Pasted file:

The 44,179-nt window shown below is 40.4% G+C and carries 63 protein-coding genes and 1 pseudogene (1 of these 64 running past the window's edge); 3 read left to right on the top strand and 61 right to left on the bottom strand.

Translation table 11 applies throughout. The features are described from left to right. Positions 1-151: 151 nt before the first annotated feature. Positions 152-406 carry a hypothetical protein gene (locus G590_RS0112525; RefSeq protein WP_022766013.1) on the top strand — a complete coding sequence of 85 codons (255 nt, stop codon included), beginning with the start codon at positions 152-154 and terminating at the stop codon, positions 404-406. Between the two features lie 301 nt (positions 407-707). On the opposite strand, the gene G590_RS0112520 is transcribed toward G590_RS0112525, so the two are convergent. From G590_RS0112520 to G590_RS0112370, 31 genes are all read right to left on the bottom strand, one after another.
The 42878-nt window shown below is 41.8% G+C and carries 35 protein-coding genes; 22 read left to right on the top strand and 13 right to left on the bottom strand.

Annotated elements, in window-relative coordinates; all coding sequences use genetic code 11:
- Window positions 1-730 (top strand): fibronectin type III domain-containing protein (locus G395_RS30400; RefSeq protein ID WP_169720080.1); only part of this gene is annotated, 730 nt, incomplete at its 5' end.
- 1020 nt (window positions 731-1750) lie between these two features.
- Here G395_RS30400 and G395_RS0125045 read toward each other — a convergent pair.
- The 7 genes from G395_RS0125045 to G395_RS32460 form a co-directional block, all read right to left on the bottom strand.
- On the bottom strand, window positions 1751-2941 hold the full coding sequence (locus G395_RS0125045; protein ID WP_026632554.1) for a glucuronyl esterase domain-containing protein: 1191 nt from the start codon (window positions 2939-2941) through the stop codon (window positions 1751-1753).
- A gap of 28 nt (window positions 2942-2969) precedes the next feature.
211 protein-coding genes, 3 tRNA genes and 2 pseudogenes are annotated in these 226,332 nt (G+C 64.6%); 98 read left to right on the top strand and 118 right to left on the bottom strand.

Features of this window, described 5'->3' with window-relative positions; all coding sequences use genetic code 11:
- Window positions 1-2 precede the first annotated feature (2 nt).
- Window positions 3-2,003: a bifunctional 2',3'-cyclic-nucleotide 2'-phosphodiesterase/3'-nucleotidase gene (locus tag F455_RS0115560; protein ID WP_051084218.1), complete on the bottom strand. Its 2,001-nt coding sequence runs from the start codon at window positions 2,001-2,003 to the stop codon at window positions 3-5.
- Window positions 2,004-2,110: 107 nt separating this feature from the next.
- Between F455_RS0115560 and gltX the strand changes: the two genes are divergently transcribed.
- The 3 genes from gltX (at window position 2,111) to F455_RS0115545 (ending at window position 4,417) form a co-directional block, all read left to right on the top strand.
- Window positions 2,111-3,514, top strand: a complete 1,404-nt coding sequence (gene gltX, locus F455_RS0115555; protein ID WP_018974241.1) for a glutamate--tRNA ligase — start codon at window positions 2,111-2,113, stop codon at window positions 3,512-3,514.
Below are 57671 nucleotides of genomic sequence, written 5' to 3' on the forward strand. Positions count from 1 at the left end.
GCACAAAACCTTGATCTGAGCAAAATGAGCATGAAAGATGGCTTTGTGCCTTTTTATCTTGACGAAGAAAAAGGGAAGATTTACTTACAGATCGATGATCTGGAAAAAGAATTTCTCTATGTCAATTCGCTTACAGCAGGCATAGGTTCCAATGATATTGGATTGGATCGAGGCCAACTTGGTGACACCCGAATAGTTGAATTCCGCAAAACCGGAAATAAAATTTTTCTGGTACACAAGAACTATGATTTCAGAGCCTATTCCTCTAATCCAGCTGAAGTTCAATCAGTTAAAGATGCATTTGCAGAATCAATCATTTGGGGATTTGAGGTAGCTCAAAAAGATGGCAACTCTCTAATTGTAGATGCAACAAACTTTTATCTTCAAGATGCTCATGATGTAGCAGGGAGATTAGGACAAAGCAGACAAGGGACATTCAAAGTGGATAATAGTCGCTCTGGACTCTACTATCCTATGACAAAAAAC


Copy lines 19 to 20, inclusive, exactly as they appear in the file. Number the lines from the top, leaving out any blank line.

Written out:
Below are 57671 nucleotides of genomic sequence, written 5' to 3' on the forward strand. Positions count from 1 at the left end.
GCACAAAACCTTGATCTGAGCAAAATGAGCATGAAAGATGGCTTTGTGCCTTTTTATCTTGACGAAGAAAAAGGGAAGATTTACTTACAGATCGATGATCTGGAAAAAGAATTTCTCTATGTCAATTCGCTTACAGCAGGCATAGGTTCCAATGATATTGGATTGGATCGAGGCCAACTTGGTGACACCCGAATAGTTGAATTCCGCAAAACCGGAAATAAAATTTTTCTGGTACACAAGAACTATGATTTCAGAGCCTATTCCTCTAATCCAGCTGAAGTTCAATCAGTTAAAGATGCATTTGCAGAATCAATCATTTGGGGATTTGAGGTAGCTCAAAAAGATGGCAACTCTCTAATTGTAGATGCAACAAACTTTTATCTTCAAGATGCTCATGATGTAGCAGGGAGATTAGGACAAAGCAGACAAGGGACATTCAAAGTGGATAATAGTCGCTCTGGACTCTACTATCCTATGACAAAAAAC